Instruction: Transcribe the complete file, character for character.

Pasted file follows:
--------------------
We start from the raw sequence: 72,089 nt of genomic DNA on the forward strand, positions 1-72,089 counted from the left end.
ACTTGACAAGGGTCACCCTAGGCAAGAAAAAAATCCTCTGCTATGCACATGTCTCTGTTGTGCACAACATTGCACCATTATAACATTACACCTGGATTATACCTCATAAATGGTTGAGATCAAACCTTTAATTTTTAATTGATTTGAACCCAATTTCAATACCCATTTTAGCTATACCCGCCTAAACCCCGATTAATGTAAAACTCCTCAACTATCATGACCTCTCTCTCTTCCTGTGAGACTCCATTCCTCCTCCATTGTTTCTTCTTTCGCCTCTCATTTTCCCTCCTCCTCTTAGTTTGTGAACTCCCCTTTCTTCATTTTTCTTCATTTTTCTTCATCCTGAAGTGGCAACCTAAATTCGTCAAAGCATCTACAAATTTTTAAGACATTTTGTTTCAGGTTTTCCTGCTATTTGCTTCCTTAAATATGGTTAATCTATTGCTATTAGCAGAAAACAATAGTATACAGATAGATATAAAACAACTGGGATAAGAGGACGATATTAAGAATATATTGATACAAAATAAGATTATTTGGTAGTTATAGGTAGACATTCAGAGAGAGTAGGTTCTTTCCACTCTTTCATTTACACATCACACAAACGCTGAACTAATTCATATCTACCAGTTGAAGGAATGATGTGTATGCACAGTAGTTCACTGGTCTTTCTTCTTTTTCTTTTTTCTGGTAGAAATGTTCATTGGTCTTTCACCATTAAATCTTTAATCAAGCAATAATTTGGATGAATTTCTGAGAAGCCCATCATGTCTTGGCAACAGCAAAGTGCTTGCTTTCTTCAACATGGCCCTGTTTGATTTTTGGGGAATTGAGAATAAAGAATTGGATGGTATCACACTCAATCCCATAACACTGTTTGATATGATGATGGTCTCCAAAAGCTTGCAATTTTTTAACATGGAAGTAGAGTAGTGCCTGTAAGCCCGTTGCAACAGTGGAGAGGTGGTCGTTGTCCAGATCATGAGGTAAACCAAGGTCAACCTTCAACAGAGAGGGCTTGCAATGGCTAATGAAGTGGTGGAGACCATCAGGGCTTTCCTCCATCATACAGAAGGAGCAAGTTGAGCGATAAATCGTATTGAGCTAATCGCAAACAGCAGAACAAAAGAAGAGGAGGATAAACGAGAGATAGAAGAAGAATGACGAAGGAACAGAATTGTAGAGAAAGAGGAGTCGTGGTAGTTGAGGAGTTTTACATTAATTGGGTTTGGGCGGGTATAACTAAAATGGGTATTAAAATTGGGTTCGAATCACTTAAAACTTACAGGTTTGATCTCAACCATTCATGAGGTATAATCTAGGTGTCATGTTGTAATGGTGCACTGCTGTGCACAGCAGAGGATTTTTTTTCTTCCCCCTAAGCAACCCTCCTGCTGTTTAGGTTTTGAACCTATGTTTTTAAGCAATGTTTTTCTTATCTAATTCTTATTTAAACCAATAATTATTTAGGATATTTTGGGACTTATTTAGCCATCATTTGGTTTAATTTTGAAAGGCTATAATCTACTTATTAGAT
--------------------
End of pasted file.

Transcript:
We start from the raw sequence: 72,089 nt of genomic DNA on the forward strand, positions 1-72,089 counted from the left end.
ACTTGACAAGGGTCACCCTAGGCAAGAAAAAAATCCTCTGCTATGCACATGTCTCTGTTGTGCACAACATTGCACCATTATAACATTACACCTGGATTATACCTCATAAATGGTTGAGATCAAACCTTTAATTTTTAATTGATTTGAACCCAATTTCAATACCCATTTTAGCTATACCCGCCTAAACCCCGATTAATGTAAAACTCCTCAACTATCATGACCTCTCTCTCTTCCTGTGAGACTCCATTCCTCCTCCATTGTTTCTTCTTTCGCCTCTCATTTTCCCTCCTCCTCTTAGTTTGTGAACTCCCCTTTCTTCATTTTTCTTCATTTTTCTTCATCCTGAAGTGGCAACCTAAATTCGTCAAAGCATCTACAAATTTTTAAGACATTTTGTTTCAGGTTTTCCTGCTATTTGCTTCCTTAAATATGGTTAATCTATTGCTATTAGCAGAAAACAATAGTATACAGATAGATATAAAACAACTGGGATAAGAGGACGATATTAAGAATATATTGATACAAAATAAGATTATTTGGTAGTTATAGGTAGACATTCAGAGAGAGTAGGTTCTTTCCACTCTTTCATTTACACATCACACAAACGCTGAACTAATTCATATCTACCAGTTGAAGGAATGATGTGTATGCACAGTAGTTCACTGGTCTTTCTTCTTTTTCTTTTTTCTGGTAGAAATGTTCATTGGTCTTTCACCATTAAATCTTTAATCAAGCAATAATTTGGATGAATTTCTGAGAAGCCCATCATGTCTTGGCAACAGCAAAGTGCTTGCTTTCTTCAACATGGCCCTGTTTGATTTTTGGGGAATTGAGAATAAAGAATTGGATGGTATCACACTCAATCCCATAACACTGTTTGATATGATGATGGTCTCCAAAAGCTTGCAATTTTTTAACATGGAAGTAGAGTAGTGCCTGTAAGCCCGTTGCAACAGTGGAGAGGTGGTCGTTGTCCAGATCATGAGGTAAACCAAGGTCAACCTTCAACAGAGAGGGCTTGCAATGGCTAATGAAGTGGTGGAGACCATCAGGGCTTTCCTCCATCATACAGAAGGAGCAAGTTGAGCGATAAATCGTATTGAGCTAATCGCAAACAGCAGAACAAAAGAAGAGGAGGATAAACGAGAGATAGAAGAAGAATGACGAAGGAACAGAATTGTAGAGAAAGAGGAGTCGTGGTAGTTGAGGAGTTTTACATTAATTGGGTTTGGGCGGGTATAACTAAAATGGGTATTAAAATTGGGTTCGAATCACTTAAAACTTACAGGTTTGATCTCAACCATTCATGAGGTATAATCTAGGTGTCATGTTGTAATGGTGCACTGCTGTGCACAGCAGAGGATTTTTTTTCTTCCCCCTAAGCAACCCTCCTGCTGTTTAGGTTTTGAACCTATGTTTTTAAGCAATGTTTTTCTTATCTAATTCTTATTTAAACCAATAATTATTTAGGATATTTTGGGACTTATTTAGCCATCATTTGGTTTAATTTTGAAAGGCTATAATCTACTTATTAGAT